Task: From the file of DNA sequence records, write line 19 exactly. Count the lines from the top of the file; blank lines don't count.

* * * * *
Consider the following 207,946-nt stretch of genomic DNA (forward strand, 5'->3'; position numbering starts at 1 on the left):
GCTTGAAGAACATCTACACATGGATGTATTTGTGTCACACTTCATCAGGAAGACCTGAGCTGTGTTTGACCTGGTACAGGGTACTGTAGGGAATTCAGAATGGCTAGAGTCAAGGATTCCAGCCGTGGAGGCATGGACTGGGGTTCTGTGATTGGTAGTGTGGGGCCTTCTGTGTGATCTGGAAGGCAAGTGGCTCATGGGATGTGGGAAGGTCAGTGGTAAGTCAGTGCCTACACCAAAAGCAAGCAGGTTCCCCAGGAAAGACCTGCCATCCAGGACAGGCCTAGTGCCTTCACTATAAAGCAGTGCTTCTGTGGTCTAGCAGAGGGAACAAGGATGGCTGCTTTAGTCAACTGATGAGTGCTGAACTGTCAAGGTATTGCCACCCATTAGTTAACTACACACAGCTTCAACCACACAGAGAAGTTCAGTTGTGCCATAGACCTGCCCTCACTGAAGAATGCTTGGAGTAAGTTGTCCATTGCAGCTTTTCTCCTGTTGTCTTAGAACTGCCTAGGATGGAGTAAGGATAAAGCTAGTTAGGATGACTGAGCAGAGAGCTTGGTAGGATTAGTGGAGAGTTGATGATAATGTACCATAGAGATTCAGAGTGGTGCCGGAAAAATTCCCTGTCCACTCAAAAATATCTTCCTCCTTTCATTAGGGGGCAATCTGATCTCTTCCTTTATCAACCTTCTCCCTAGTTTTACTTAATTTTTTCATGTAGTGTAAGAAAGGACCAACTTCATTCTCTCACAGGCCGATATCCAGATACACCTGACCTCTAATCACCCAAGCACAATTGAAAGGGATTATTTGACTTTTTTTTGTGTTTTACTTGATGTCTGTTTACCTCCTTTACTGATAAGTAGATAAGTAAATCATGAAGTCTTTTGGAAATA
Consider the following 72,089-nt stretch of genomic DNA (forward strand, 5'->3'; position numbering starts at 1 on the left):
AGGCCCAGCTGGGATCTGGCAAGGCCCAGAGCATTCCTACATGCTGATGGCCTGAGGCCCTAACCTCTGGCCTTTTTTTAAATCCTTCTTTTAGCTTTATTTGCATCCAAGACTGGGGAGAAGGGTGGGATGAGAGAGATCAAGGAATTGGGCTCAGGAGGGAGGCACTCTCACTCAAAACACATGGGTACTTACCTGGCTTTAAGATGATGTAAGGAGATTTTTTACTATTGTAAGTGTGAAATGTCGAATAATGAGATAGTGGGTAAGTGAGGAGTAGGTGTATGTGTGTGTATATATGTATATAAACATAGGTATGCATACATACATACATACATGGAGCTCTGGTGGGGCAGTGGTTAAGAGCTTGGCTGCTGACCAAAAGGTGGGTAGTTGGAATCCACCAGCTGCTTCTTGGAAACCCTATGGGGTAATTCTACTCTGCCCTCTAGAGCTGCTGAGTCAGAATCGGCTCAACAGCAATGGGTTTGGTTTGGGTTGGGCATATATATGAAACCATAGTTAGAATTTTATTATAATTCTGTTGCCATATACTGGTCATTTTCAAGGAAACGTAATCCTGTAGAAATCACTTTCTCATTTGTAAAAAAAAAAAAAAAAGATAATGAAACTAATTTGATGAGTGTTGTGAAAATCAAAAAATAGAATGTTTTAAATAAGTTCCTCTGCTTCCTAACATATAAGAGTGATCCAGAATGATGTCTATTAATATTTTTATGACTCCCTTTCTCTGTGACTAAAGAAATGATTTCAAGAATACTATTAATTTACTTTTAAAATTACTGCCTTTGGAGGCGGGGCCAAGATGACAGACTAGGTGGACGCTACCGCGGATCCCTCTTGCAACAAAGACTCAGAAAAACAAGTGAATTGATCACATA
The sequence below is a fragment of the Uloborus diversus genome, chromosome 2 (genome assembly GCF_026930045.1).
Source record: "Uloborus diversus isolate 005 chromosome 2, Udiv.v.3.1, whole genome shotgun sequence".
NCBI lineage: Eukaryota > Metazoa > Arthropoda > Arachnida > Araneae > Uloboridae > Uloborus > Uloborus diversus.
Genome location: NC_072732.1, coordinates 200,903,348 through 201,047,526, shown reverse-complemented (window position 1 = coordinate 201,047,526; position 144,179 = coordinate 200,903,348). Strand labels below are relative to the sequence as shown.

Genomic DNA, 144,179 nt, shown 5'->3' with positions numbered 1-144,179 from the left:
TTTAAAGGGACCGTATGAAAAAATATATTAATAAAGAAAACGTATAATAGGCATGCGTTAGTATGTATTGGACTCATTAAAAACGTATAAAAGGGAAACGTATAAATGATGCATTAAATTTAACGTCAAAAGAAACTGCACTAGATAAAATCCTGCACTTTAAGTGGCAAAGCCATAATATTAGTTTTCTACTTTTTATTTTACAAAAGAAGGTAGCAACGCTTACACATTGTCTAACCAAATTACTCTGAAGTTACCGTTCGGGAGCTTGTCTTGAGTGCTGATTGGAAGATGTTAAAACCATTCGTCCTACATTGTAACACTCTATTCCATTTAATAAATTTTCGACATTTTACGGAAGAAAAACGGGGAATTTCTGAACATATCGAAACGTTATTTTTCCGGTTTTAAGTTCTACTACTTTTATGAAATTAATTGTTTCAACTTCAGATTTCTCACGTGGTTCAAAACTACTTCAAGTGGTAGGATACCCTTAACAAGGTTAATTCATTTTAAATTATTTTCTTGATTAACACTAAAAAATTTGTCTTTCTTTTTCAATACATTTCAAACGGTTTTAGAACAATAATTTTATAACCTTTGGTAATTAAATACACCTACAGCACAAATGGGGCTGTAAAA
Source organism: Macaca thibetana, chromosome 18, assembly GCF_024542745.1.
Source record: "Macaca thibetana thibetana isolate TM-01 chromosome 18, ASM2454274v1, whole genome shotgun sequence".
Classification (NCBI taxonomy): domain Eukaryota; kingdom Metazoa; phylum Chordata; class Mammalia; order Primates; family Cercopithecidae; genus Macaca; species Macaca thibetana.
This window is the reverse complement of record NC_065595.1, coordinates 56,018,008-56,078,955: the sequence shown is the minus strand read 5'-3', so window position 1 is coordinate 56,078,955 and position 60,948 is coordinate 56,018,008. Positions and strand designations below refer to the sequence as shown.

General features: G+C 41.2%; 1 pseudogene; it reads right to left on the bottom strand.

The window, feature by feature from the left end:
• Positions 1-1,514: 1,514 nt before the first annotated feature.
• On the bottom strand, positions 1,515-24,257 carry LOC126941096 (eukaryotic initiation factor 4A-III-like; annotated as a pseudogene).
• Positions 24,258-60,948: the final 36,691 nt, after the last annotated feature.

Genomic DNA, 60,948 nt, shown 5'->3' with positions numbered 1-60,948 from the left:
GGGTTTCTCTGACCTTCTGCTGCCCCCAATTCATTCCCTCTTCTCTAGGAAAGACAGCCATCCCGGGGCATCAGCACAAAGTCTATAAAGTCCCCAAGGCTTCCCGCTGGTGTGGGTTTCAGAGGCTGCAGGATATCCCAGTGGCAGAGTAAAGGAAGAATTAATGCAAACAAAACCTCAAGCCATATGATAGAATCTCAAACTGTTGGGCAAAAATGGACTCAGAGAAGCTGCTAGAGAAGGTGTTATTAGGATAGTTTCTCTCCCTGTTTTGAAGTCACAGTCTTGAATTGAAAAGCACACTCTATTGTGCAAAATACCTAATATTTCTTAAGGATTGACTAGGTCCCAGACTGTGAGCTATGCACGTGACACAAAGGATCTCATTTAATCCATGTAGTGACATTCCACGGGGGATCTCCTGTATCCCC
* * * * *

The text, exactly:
• Positions 24,258-60,948: the final 36,691 nt, after the last annotated feature.